Genetic maps saturated with genetic markers are useful for genetic research and crop breeding; however, the genetic map for the large-fruited fresh-market tomato (Solanum lycopersicum) has never been constructed, and the recombination frequency between DNA fragments is only partly understood for fresh-market tomato. We constructed a novel fresh-market tomato genetic map by using 3614 single nucleotide polymorphism (SNP) markers and a 93 F2 segregating progeny derived from a cross between two United States large-fruited fresh-market tomato lines. The average distance between markers was less than 1 cM, and substantial recombination densities between markers were observed across the approximate centromere locations. A linkage panel for large-fruited fresh-market tomato was also established using the combined dataset of the genetic map and 58 SNP-genotyped core tomato lines. The allelic information in the linkage panel will be a significant resource for both tomato genetics and future breeding approaches.
Prashant Bhandari and Tong Geon Lee
Tong Geon Lee, Samuel F. Hutton, and Reza Shekasteband
Mechanization of farm work is increasingly demanded for the current system of fresh-market tomato (Solanum lycopersicum) production. One essential element for the adoption of mechanical harvest of fresh-market tomatoes is modification of plant architecture so that the crop can be grown without staking. To address this in the current production system, the stem length should be reduced. The tomato brachytic (br) locus has been shown to be a primary source of reducing stem length. To improve the effectiveness of marker-assisted selection (MAS) for the br-mediated trait and to provide resources for cloning this gene, we fine-mapped br to the tomato genome. Fine mapping of br to chromosome 1 was initiated by a survey of genome-wide single-nucleotide polymorphisms (SNPs) shown to be polymorphic between the br phenotype and normal using the tomato array, identifying the interval that harbors br. Genetic markers that flank the locus further permitted saturation of the interval. Twenty-six fixed homozygous recombinant lines were identified together in two different populations and tested with those markers. These efforts resulted in the first report that the br is fine-mapped to a 763-kb physical interval of tomato reference genome. The identified markers close to the br in the present study will be significant resources for MAS and gene cloning research.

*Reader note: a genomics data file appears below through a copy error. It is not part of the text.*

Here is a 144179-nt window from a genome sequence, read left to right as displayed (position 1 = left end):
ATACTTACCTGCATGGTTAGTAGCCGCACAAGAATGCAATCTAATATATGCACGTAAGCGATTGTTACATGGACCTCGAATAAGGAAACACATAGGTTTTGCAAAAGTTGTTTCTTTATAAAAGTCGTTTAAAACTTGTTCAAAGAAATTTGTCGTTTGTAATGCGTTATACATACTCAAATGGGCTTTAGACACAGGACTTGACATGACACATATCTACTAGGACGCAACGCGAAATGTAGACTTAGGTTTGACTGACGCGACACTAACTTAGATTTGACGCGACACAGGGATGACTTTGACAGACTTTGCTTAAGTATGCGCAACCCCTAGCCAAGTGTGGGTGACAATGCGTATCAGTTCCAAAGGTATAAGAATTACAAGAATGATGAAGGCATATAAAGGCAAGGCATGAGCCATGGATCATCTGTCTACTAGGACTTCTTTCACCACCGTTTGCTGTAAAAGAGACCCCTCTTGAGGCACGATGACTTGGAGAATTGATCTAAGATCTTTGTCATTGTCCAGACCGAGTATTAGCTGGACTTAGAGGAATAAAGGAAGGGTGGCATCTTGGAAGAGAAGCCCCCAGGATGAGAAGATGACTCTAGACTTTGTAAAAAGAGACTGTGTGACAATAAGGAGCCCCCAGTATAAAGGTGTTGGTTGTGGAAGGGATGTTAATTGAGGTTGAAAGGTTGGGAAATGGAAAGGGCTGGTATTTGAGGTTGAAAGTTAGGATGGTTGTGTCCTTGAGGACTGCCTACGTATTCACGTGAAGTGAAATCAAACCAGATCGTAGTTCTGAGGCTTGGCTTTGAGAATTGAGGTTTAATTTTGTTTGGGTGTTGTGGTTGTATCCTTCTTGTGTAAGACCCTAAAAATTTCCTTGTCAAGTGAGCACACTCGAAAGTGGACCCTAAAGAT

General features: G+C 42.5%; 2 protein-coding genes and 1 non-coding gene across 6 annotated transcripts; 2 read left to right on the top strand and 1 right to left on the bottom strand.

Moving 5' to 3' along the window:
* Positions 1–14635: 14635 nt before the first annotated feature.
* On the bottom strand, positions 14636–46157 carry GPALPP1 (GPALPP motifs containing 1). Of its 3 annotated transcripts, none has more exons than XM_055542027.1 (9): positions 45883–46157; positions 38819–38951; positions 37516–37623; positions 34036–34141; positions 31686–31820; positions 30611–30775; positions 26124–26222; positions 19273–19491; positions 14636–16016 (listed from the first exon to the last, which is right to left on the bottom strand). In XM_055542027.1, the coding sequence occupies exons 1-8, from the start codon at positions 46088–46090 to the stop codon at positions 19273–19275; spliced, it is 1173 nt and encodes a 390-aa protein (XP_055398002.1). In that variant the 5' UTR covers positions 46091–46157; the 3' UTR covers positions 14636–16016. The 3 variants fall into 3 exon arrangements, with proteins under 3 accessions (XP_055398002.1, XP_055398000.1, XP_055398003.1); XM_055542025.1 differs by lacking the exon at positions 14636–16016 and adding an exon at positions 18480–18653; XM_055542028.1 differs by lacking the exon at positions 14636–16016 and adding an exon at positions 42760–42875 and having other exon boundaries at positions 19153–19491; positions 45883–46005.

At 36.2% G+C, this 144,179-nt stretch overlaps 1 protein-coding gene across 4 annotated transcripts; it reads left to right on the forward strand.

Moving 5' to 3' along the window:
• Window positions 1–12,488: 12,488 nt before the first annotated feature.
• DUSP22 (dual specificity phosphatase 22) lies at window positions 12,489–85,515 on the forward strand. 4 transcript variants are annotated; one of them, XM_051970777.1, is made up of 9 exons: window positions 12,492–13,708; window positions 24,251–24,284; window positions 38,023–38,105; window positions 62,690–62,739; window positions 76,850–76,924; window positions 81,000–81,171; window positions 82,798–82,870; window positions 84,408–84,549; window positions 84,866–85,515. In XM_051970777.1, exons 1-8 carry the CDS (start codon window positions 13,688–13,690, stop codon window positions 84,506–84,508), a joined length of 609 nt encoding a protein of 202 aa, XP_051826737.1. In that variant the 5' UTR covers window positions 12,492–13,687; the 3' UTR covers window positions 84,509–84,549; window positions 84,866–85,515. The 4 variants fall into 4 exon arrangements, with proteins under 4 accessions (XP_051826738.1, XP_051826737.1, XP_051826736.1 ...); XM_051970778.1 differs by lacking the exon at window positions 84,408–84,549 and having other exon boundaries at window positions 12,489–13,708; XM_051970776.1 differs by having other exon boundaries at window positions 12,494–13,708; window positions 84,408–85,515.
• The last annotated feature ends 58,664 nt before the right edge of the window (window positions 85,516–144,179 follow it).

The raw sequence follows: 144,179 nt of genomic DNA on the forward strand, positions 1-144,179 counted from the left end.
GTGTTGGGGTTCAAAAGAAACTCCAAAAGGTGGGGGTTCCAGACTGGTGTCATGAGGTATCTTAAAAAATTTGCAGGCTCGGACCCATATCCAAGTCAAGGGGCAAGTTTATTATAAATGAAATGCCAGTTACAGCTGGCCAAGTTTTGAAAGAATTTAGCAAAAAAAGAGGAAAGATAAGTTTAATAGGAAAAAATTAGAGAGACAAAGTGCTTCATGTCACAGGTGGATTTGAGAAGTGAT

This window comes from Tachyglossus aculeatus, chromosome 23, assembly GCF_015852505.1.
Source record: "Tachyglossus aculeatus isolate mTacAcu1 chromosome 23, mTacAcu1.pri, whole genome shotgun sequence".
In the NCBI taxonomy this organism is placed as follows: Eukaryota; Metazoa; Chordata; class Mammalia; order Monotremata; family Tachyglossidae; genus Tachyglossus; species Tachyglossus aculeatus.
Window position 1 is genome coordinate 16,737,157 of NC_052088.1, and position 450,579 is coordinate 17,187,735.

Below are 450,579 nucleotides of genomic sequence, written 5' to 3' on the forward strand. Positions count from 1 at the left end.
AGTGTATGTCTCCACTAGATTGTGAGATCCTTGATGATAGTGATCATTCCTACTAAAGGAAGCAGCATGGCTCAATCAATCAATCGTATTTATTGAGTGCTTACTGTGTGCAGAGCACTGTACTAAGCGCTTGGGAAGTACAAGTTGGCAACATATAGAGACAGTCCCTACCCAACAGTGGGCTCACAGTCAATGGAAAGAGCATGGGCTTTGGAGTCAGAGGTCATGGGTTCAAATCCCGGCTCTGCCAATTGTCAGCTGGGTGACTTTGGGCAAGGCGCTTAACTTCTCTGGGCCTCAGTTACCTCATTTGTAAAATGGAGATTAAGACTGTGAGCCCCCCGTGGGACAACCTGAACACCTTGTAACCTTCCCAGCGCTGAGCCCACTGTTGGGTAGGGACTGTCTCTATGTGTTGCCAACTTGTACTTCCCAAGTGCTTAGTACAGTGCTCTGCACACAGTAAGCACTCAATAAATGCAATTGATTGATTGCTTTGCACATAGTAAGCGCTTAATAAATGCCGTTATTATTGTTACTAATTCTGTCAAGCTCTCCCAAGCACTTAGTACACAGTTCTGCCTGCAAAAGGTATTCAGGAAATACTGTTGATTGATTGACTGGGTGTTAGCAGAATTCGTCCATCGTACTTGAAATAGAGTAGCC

Tong Geon Lee, Reza Shekasteband, Naama Menda, Lukas A. Mueller, and Samuel F. Hutton
The jointless pedicel trait of tomato conferred by the j-2 gene is widely used in processing markets for stem-free removal of fruit to accommodate mechanized harvest. Although current utilization of j-2 for fresh-market tomato breeding is limited, interest in this trait may increase as breeders seek to address high labor costs through the development of mechanically harvestable cultivars for the fresh market. Yet, the introduction of this trait into new market classes heavily relies on phenotypic selection because there are presently no high-throughput methods available to genotype j-2. Reliable, high-throughput molecular markers to genotype the presence/absence of j-2 for selective breeding were developed. The molecular markers described here use the high-resolution DNA melting analysis (HRM) genotyping with single-nucleotide polymorphism (SNP) and derived cleaved amplified polymorphic sequence (dCAPS)–based genotyping. Two separate HRM-based markers target the j-2 on chromosome 12 or a linked sequence region 3.5 Mbp apart from the gene, and a dCAPS marker resides on the latter. We demonstrate the association between each marker and the jointless pedicel phenotype using segregating populations of diverse filial generations in multiple genetic backgrounds. These markers provide a useful resource for marker-assisted selection of j-2 in breeding populations.